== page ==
Nine climbers-five South Koreans and four Nepalis-died at the Mt Gurja based camp in Myagdi district when a violent snowstorm devastated their camp.
Nepalese authorities said a storm had struck the group of climbers at the base camp of Mount Gurja, a 7,193-meter (23,599-foot) mountain in the Annapurna region.
Local rescuers recovered all nine bodies on Sunday morning after strong winds halted recovery efforts the day before. Some bodies had been located Saturday.
Expedition organisers raised the alarm after losing contact with the group, which set off on 7 October, for almost 24 hours.
Mount Gurja lies next to the avalanche prone Dhaulagiri range. Since then, only 30 climbers have made it to the summit. Capt. Siddartha Gurung, a helicopter pilot who is coordinating the retrieval mission, described a scene of total destruction.
Nepal is home to eight of the world's 14 highest mountains, making it a major attraction for ambitious climbers.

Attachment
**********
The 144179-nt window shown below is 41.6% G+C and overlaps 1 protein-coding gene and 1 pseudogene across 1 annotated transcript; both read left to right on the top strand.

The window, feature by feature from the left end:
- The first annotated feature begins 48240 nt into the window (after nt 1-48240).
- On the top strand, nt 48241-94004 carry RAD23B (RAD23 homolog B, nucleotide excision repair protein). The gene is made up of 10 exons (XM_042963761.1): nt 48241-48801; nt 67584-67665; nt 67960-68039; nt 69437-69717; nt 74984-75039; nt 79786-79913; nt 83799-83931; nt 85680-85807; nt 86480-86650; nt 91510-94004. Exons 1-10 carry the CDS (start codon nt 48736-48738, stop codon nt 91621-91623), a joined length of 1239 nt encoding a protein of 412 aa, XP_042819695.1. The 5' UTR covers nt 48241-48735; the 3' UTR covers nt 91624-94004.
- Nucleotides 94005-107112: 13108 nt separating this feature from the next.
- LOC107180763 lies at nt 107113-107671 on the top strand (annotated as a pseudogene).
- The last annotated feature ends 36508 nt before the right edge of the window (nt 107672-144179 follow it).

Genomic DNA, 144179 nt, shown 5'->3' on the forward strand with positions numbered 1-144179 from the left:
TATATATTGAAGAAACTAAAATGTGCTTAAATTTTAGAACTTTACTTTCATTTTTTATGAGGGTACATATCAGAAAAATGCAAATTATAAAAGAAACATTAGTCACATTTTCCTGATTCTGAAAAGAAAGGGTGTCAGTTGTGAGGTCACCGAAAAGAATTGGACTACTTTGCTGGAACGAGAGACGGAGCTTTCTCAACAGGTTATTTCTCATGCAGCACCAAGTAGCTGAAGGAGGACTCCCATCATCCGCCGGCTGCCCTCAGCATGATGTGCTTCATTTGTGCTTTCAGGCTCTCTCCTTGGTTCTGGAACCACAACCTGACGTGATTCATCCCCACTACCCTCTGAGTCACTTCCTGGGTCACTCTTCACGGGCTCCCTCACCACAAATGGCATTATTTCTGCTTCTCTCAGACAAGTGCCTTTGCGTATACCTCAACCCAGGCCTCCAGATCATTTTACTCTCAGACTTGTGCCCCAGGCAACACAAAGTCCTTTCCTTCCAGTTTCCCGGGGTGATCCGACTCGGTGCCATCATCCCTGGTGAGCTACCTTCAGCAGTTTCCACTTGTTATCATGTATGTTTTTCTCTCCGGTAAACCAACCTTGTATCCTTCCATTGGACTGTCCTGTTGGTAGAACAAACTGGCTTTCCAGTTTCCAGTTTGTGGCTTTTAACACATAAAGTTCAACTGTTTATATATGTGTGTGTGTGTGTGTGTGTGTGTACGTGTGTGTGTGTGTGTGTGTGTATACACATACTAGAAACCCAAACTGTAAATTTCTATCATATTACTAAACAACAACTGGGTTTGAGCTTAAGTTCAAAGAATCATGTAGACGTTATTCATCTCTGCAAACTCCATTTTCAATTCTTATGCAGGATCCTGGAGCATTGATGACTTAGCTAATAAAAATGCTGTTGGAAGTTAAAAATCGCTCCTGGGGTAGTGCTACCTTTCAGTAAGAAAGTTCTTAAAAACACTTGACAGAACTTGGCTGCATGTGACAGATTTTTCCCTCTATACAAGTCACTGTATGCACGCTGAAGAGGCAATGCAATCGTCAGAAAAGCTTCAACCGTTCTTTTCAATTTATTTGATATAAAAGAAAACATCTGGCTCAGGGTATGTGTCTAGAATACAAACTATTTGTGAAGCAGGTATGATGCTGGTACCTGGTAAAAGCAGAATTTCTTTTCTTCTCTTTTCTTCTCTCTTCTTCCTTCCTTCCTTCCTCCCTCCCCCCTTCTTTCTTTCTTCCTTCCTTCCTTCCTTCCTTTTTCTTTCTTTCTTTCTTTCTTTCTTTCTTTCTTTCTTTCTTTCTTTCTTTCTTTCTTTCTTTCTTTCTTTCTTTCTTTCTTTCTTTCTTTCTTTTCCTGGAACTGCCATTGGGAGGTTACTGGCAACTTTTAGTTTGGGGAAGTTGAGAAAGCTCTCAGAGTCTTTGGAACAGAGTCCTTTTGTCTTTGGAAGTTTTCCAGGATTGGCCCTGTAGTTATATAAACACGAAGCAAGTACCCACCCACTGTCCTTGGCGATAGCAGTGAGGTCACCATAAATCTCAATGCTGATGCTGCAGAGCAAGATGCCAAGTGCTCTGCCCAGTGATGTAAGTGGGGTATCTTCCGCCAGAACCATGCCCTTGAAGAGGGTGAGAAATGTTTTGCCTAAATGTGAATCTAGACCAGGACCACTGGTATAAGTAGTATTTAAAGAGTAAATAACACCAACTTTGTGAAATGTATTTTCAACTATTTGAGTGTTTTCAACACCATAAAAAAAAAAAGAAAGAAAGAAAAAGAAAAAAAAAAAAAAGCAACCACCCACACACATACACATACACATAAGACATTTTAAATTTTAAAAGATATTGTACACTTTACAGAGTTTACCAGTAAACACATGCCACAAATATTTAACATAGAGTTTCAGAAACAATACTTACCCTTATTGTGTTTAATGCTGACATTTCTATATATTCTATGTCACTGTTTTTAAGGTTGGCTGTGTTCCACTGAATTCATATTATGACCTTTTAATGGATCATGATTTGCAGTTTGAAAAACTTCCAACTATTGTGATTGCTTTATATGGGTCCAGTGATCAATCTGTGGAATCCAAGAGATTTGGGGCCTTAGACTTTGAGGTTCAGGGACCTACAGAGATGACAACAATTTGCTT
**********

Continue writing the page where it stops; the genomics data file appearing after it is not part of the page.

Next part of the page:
The South Korean team were planning to scale the mountain via a never-climbed route, according to the Korean Alpine Federation. The four Nepali guides who died have not been identified.
Evening view of Gurja Himal in Nepal. Yonhap news agency said senior CAC member Jeong wasn't part of Kim's team but was visiting them when the accident happened. Im was a filmmaker who specialized in documentaries of mountain climbers.
"There are dangers to all areas where humans attempt to push the boundaries".
South Korea's Foreign Ministry told reporters strong winds during the storm blew the victims from their base camp off a steep cliff. Given for excellence in mountaineering, the awards are known as the "Oscars of alpinism".
Yu was reportedly in charge of equipment for Kim's climbing team.
"Their climbing achievements in itself were excellent, however, most of all they left nothing on the mountain", the federation said.
Experienced climber Kim Chang-ho, the first South Korean to reach the summits of the world's 14 highest mountains without using supplemental oxygen, is among the dead.
According to the Himalayan Database, no one has successfully climbed it in more than 20 years. Compare that to Mt. Everest, which more than 4,800 climbers have summited - many of them sherpa who have achieved the feat a few times.